Near Field Communication
Published on Oct 02, 2016
NFC Near Field Communication is one of the latest wireless communication technologies. As a short-range wireless connectivity technology, NFC offers safe - yet simple and intuitive - communication between electronic devices. Users of NFC-enabled devices can simply point or touch their devices to other NFC-enabled elements in the environment to communicate with them, making application and data usage easy and convenient.
With NFC technology, communication occurs when an NFC-compatible device is brought within a few centimeters of another NFC device or an NFC tag. The big advantage of the short transmission range is that it inhibits eavesdropping on NFC-enabled transactions. NFC technology opens up exciting new usage scenarios for mobile devices.
Near Field And Far Field
he terms "far field" and "near field" describe the fields around an antenna or, more generally, any electromagnetic-radiation source .The names imply that two regions with a boundary between them exist around an antenna. Actually, as many as three regions and two boundaries exist. These boundaries are not fixed in space. Instead, the boundaries move closer to or farther from an antenna, depending on both the radiation frequency and the amount of error an application can tolerate. To talk about these quantities, we need a way to describe these regions and boundaries.
Like ISO 14443 , NFC communicates via magnetic field induction , where two loop antennas are located within each other's near field , effectively forming an air-core transformer . It operates within the globally available and unlicensed radio frequency ISM band of 13.56 MHz , with a bandwidth of almost 2 MHz.
Working distance with compact standard antennas: up to 20 cm .
Supported data rates: 106, 212, or 424 kbit/s .
There are two modes:
Passive Communication Mode: The Initiator device provides a carrier field and the target device answers by modulating existing field. In this mode, the Target device may draw its operating power from the Initiator-provided electromagnetic field, thus making the Target device a transponder.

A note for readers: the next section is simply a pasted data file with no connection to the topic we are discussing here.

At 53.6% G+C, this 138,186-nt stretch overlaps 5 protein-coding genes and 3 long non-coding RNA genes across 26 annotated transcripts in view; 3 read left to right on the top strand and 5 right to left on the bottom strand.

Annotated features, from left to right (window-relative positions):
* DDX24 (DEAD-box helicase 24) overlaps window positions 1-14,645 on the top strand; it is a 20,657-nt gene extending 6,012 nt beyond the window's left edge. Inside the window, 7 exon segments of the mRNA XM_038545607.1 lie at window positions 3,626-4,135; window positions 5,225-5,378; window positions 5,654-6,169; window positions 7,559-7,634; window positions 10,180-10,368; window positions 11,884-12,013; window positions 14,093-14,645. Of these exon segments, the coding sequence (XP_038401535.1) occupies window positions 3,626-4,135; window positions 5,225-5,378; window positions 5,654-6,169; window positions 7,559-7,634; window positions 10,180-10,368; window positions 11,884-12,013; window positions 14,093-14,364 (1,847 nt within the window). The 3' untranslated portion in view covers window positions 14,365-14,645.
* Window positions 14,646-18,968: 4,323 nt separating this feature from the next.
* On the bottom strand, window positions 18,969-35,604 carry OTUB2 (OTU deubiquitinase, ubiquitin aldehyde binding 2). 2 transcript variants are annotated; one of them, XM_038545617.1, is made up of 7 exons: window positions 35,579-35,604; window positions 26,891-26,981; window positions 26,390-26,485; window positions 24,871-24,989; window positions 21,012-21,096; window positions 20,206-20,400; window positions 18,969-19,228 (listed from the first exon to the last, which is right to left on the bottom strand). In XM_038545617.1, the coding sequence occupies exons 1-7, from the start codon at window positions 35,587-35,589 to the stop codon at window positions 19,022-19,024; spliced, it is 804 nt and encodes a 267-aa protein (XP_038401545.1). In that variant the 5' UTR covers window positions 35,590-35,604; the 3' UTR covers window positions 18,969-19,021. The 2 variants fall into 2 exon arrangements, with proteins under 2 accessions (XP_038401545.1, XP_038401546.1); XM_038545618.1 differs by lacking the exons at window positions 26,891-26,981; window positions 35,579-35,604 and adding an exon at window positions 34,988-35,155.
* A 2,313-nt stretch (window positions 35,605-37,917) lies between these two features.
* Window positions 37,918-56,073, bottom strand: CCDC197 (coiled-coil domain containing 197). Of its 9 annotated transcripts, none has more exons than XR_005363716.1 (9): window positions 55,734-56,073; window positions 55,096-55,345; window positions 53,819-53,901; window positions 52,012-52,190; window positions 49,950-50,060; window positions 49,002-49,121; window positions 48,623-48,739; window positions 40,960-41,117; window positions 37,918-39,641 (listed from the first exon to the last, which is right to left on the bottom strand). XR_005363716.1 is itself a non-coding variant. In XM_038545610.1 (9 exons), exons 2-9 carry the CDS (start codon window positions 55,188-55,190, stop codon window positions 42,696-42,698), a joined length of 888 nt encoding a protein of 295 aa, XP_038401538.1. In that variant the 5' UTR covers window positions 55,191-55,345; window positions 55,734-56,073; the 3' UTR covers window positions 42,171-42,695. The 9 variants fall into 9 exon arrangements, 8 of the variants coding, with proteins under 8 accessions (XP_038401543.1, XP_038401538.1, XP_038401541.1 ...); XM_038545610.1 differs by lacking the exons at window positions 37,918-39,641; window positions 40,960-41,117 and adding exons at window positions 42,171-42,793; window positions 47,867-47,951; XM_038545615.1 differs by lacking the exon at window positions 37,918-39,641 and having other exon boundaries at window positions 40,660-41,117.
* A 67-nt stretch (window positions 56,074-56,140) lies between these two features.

STANDARDS AND COMPATIBILITY
Near Field Communication is an open platform technology, developed by Philips and Sony. NFC, described by NFCIP-1 (Near Field Communication Interface and Protocol 1), is standardized in ISO 18092, ECMA 340 as well as in ETSI TS 102 190. These standards specify the basic capabilities, such as the transfer speeds, the bit encoding schemes, modulation, the frame architecture, and the transport protocol. Furthermore, the active and passive NFC modes are described and the conditions that are required to prevent collisions during initialization.
NFC devices not only implement NFCIP-1, but also NFCIP-2, which is defined in ISO 21481 , ECMA 352 and ETSI TS 102 312. NFCIP-2 allows for selecting one of three operating modes:
• NFC data transfer (NFCIP-1),
• proximity coupling device (PCD), defined in ISO 14443 , and
• vicinity coupling device (VCD), defined in ISO 15693 .
NFC devices have to provide these three functions in order to be compatible with the main international standards for smartcard interoperability, ISO 14443 (proximity cards, e.g. Philip’s Mifare ), ISO 15693 (vicinity cards) and to Sonys FeliCa contactless smart card system. Hence, as a combination of smartcard and contactless interconnection technologies, NFC is compatible with today’s field proven RFID-technology. That means, it is providing compatibility with the millions of contactless smartcards and scanners that already exist worldwide.